Spend a little bit of time looking at tea and eventually you will come across the term “high mountain.” Tea companies throw around this term — referring to tea grown at 1,000 meters and above — so often that it might seem like the higher the altitude a tea is grown, the better.

What if I were to tell you it was a little more complicated than that? What if I were to tell you that while altitude can be one of the main factors that go into terroir, it’s not the most important? Higher isn’t always better.

Let’s take a trip to Nannuo Mountain in Yunnan. Nannuo is a popular mountain for producing raw Pu’er tea, with peaks at 1,900 meters, the better teas being grown toward the top of the mountain. What changes as we go toward the peak?


A few things begin to happen. A major change is the temperature. As you go farther up, the air gets colder, especially at night. This is beneficial for growing tea because cool air slows the growth of the tea plant and allows for it to build up nutrients during the night. This also prevents the leaves from growing too big and becoming unusable for premium tea. In places like Yunnan, the sea-level climate is too hot, so you have to go up to find the right temperature.

Another major change from the bottom of the mountain to the top is soil. The soil higher up tends to be more sandy, better for water drainage, while at the bottom the soil tends to be more of a clay soil that is thicker, denser.

Human intervention has also affected soil at different altitudes. Farmers have been using fertilizers of some sort for thousands of years. Soil at sea level is much more fertilized than at the top for the simple reason that farmers don’t always want to carry giant bags of fertilizers up a giant slope. Remember, good soil is soil that makes the plant struggle to be alive. Just like people, when the tea plant struggles, it becomes stronger. Therefore, soil that has generations of fertilizers worked into it will be too nutritious for the plant to struggle, and thus not yield high-quality tea.

But, higher isn’t always better. Let’s travel to Hunan province, to the island of Jun Shan, home of Jun Shan Yin Zhen.

While there are many replicas and fake Jun Shan Yin Zhens, the real one is extremely rare and comes from the small island of Jun Shan. The real Jun Shan Yin Zhen is bought up almost completely by the government and is rarely available to the open market. What is the elevation of this extremely rare, highly expensive tea? 36 meters. Of course, there is another factor at play here: the home of Jun Shan Yin Zhen is relatively north.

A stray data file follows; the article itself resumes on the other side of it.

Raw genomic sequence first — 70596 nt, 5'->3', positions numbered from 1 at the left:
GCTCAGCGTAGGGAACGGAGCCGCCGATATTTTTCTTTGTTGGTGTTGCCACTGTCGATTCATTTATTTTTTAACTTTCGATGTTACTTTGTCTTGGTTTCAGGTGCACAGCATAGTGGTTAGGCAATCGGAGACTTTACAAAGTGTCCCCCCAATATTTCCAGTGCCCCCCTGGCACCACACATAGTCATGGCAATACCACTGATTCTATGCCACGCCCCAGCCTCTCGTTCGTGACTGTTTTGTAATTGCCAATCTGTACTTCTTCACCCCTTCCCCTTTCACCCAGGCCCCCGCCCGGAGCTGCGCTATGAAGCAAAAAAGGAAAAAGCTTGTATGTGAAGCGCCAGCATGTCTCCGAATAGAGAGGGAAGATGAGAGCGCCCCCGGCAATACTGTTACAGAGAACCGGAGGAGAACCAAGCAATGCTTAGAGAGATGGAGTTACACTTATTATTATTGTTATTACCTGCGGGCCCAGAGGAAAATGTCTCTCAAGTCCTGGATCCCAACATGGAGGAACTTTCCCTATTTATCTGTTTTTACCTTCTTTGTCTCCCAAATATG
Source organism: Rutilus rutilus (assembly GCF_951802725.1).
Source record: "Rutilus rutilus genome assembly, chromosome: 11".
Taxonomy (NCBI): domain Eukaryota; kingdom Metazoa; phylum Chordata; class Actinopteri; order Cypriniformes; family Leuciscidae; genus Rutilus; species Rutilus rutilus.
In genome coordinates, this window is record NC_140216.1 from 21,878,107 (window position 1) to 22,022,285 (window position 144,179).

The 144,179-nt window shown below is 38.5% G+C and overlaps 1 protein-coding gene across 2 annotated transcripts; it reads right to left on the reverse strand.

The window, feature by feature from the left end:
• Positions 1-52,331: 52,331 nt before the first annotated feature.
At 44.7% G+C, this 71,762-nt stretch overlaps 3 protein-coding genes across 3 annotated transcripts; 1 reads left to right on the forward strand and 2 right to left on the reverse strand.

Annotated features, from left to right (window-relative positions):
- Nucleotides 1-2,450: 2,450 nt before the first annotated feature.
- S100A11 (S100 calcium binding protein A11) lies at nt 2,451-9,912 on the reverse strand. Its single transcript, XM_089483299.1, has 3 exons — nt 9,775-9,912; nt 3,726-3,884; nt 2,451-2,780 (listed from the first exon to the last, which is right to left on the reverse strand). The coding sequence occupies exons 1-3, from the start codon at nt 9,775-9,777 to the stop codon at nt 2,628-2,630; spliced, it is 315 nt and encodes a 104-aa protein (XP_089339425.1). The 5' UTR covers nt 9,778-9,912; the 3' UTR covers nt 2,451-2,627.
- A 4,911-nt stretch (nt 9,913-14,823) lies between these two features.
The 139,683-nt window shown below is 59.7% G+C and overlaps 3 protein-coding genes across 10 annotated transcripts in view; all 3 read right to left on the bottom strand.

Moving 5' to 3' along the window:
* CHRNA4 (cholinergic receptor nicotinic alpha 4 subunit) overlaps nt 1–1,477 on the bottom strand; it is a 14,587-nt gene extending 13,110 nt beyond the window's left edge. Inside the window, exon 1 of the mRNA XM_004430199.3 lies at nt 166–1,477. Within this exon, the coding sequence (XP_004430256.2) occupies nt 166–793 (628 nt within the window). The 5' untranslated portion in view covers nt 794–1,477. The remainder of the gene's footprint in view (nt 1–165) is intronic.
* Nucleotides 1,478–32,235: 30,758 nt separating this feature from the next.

In the north, you don’t really need high altitudes to have cooler nights. They happen naturally. As for the soil and other key factors of Jun Shan, while I do not know the exact details, I can assume if the government has held on to that land, taking most of the tea for themselves, it must be good.

High altitude is a way of achieving good terroir in an area that might not normally have it. But if you look at some of the most famous places for tea production, you find that the highest points are not the best. For example, within Wuyi Scenic park, home to Yan Cha (Wuyi Shan oolongs), there are many peaks and valleys. And while the highest peak, San Yan Feng, produces good tea, it doesn’t sell for nearly the same price as the tea — the oolong Shui Xian — produced at a lower point, at Niu Leng Keng.

I used to work in a Chinese restaurant, and one day a cook and other server were talking about tea. “Wow,” said one of the servers about one of the teas on our menu. “This tea is grown at high altitudes.”

The cook, who was Chinese, rolled her eyes.

It seems these days as though “high mountain” tea is this special class of tea, high above all the rest. But the cook understood two things. One, most tea is grown at high altitudes. Two, this doesn’t say nearly enough about the tea.

Merely coming from a high altitude doesn’t make a tea good, there are other factors that should be understood. This article is by no means written to downplay the effects of high altitude on tea. It is written to help you understand what is a high mountain, why it might be important, and when it really isn’t.

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